Our Brains Are Outsourced

Real issues facing the world today are the realities that we are no longer in a position to hunt and gather our own food. All of our physiological needs are outsourced to other people who build our houses, design our cars, manufacture our food and create community infrastructure.

As we move away from utilizing our bodies as they were intended, ie: functioning physically to meet these needs, we are finding ourselves sitting around and just thinking.

Thinking a lot. Who am I? What is my purpose? What is his or her purpose? What feels good? What feels bad?

These thoughts race through our heads the more we lose the distractions of having to care for ourselves. This presents a very real issue in society.

Maslow’s Heirarchy of Needs is a great psychological model that describes the importance of certain mind functions we commit to during our lives.

Abraham Maslow (1954) presents a hierarchy of needs model which can be divided into basic (or deficiency) needs (e.g. physiological, safety, love, and esteem) and growth needs (cognitive, aesthetics and self-actualization). One must satisfy lower level basic needs before progressing on to meet higher level growth needs. Once these needs have been reasonably satisfied, one may be able to reach the highest level called self-actualization. Every person is capable and has the desire to move up the hierarchy toward a level of self-actualization. Unfortunately, progress is often disrupted by failure to meet lower level needs. Life experiences including divorce and loss of job may cause an individual to fluctuate between levels of he hierarchy. Maslow noted only one in a hundred people become fully self-actualized because our society rewards motivation primarily based on esteem, love and other social needs. Excerpt from SimplyPsychology.org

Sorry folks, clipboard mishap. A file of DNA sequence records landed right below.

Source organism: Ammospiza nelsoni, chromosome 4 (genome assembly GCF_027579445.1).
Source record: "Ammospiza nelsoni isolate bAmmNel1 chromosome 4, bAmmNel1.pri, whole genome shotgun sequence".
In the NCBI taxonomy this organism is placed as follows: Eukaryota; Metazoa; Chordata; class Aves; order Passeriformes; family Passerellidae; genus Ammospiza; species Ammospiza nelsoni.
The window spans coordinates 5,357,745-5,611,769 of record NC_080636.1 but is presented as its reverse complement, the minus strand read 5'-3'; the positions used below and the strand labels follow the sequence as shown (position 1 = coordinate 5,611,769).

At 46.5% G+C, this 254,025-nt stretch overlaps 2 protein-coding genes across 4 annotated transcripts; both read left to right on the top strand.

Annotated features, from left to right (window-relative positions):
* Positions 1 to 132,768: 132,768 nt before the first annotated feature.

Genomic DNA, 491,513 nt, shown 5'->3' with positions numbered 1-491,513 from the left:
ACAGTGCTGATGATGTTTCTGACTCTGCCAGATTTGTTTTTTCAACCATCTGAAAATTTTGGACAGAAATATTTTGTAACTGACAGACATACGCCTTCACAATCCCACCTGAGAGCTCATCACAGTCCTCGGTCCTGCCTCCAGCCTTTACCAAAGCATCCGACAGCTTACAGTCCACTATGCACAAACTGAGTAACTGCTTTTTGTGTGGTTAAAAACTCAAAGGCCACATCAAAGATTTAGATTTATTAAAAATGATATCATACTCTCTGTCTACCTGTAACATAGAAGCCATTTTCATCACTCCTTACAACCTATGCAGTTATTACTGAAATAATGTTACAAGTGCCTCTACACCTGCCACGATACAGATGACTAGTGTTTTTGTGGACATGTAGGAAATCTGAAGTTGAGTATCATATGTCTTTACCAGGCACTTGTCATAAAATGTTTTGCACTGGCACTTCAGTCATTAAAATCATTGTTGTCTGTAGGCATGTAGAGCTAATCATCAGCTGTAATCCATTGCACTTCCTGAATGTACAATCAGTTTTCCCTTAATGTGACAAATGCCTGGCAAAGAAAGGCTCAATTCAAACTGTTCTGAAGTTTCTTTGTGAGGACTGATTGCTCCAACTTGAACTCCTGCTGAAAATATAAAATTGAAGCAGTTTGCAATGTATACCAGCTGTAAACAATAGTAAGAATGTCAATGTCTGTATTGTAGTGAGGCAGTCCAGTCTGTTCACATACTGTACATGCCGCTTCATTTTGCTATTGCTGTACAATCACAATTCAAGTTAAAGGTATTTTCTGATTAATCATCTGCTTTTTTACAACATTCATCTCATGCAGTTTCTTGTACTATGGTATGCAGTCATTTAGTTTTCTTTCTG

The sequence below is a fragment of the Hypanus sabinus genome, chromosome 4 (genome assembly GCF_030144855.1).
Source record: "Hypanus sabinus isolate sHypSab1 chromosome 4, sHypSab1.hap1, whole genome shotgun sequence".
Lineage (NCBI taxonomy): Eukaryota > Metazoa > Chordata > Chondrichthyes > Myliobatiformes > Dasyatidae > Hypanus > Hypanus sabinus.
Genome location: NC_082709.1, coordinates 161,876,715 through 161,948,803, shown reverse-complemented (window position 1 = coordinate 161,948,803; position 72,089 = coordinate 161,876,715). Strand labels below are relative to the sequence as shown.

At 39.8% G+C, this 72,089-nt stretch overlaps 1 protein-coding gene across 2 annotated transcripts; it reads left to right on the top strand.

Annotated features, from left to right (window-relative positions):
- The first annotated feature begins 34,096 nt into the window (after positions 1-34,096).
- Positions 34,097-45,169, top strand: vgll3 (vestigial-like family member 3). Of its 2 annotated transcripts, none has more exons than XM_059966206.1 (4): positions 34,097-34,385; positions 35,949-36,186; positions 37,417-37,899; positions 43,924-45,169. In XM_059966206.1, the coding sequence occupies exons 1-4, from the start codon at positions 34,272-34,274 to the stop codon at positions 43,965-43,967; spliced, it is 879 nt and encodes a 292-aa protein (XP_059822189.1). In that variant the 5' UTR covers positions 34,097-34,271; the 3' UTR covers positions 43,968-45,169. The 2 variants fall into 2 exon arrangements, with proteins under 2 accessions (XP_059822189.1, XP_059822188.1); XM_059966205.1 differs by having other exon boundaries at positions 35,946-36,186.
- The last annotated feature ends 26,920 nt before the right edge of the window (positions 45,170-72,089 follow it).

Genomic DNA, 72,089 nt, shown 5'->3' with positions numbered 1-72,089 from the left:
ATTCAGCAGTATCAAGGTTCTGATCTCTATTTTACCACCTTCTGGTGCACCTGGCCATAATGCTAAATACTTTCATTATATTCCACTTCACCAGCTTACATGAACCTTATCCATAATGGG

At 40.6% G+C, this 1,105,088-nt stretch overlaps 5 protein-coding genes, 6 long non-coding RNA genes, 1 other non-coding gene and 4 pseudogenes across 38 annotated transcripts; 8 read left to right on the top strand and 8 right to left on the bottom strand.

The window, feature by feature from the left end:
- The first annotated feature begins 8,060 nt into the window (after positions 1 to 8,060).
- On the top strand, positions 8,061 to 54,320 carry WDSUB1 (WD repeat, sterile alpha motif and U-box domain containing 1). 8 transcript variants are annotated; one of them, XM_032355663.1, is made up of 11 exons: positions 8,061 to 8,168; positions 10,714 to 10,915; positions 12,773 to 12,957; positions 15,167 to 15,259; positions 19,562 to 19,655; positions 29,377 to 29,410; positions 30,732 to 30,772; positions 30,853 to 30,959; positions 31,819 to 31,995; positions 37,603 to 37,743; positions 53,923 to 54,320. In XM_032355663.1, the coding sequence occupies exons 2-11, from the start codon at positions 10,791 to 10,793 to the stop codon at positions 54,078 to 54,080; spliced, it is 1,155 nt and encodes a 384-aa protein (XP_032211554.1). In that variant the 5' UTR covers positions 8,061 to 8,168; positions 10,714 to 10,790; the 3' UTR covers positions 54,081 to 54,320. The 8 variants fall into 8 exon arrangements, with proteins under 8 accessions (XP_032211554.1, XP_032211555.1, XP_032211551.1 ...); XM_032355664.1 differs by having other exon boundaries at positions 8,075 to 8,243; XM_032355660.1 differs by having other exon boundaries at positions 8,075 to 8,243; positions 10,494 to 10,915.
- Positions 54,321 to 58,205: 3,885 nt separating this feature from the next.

When self actualization becomes more dominant in our daily routines, it abstracts what we feel are the most relevant topics to consider. The lesson here is we must be patient with others in understanding the existential issues that arise from having a more actualization culture are natural.

We are commonly seeking answers to our deep philosophical questions in ways we don’t recognize. While many of us are not as deep as others, there are many cases where misinterpretation is likely.

Since this article only lightly brushes on the topic of self actualization, we will discuss in depth in the future about how this affects society specifically. It is important for us to practice mindfulness daily. Recently a quote has stuck with me in particular, “He who lives in the past is depressed. He who lives in the future is anxious. He who lives in the moment is at peace.”